According to the distractor-selection hypothesis (Mulligan, 2003), dividing attention during encoding reduces perceptual priming when responses to non-critical (i.e., distractor) stimuli are selected frequently and simultaneously with critical stimulus encoding. Because direct support for this hypothesis comes exclusively from studies using familiar word stimuli, the present study tested whether the predictions of the distractor-selection hypothesis extend to perceptual priming of unfamiliar visual objects using the possible/impossible object decision test. Consistent with the distractor-selection hypothesis, Experiments 1 and 2 found no reduction in priming when the non-critical stimuli were presented infrequently and non-synchronously with the critical target stimuli, even though explicit recognition memory was reduced. In Experiment 3, non-critical stimuli were presented frequently and simultaneously during encoding of critical stimuli; however, no decrement in priming was detected, even when encoding time was reduced. These results suggest that priming in the possible/impossible object decision test is relatively immune to reductions in central attention and that not all aspects of the distractor-selection hypothesis generalise to priming of unfamiliar visual objects. Implications for theoretical models of object decision priming are discussed.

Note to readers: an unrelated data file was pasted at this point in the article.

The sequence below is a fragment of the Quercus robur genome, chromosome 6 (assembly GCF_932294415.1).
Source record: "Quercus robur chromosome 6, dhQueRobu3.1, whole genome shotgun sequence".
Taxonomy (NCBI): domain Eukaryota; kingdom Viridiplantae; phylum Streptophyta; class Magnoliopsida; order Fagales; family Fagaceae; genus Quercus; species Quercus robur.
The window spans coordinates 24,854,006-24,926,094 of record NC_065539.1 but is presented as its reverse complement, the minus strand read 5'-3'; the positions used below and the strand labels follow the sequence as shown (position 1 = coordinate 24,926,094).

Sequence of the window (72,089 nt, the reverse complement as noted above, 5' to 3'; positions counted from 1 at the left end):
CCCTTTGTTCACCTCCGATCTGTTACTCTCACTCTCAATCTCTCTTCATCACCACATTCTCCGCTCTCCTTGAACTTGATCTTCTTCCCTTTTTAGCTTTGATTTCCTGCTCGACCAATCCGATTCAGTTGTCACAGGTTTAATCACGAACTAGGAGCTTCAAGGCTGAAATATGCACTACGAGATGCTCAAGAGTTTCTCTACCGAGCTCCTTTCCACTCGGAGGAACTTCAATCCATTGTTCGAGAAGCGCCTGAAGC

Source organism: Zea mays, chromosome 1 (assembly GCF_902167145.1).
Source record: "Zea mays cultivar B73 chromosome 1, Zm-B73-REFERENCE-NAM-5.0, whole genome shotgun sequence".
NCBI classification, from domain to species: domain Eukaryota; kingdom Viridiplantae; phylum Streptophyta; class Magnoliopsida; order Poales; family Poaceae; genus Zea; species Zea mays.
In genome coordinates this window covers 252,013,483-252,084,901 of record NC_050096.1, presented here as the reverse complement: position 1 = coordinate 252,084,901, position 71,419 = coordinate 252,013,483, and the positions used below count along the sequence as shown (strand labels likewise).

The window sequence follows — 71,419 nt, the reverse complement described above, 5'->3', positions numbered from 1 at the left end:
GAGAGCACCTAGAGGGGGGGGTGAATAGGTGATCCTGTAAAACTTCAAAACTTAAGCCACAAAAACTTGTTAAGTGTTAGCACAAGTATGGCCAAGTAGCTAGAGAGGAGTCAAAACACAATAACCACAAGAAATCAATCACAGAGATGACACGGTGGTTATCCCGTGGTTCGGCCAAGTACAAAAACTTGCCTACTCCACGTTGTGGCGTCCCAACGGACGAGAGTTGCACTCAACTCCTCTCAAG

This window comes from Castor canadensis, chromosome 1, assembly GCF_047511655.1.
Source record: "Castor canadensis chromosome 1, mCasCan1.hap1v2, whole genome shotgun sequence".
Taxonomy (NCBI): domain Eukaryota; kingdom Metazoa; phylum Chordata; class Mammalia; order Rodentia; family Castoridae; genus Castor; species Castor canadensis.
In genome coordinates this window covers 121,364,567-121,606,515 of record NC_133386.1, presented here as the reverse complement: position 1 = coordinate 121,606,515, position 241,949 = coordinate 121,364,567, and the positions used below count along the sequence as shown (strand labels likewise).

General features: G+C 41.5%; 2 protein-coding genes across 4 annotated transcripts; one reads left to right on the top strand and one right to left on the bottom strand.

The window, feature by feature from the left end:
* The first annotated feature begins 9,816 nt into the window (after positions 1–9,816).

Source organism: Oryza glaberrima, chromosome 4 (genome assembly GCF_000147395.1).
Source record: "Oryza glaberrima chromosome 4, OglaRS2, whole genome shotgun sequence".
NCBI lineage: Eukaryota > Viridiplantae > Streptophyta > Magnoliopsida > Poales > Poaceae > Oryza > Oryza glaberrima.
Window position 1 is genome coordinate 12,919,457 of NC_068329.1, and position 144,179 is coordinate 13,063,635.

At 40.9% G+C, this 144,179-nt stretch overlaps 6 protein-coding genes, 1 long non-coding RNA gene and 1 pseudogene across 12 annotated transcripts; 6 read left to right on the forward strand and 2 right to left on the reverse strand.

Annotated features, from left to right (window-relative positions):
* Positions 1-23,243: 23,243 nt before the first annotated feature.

- Divided attention
- Perceptual priming
- Possible and impossible figures
- Unfamiliar objects
ASJC Scopus subject areas
- Arts and Humanities (miscellaneous)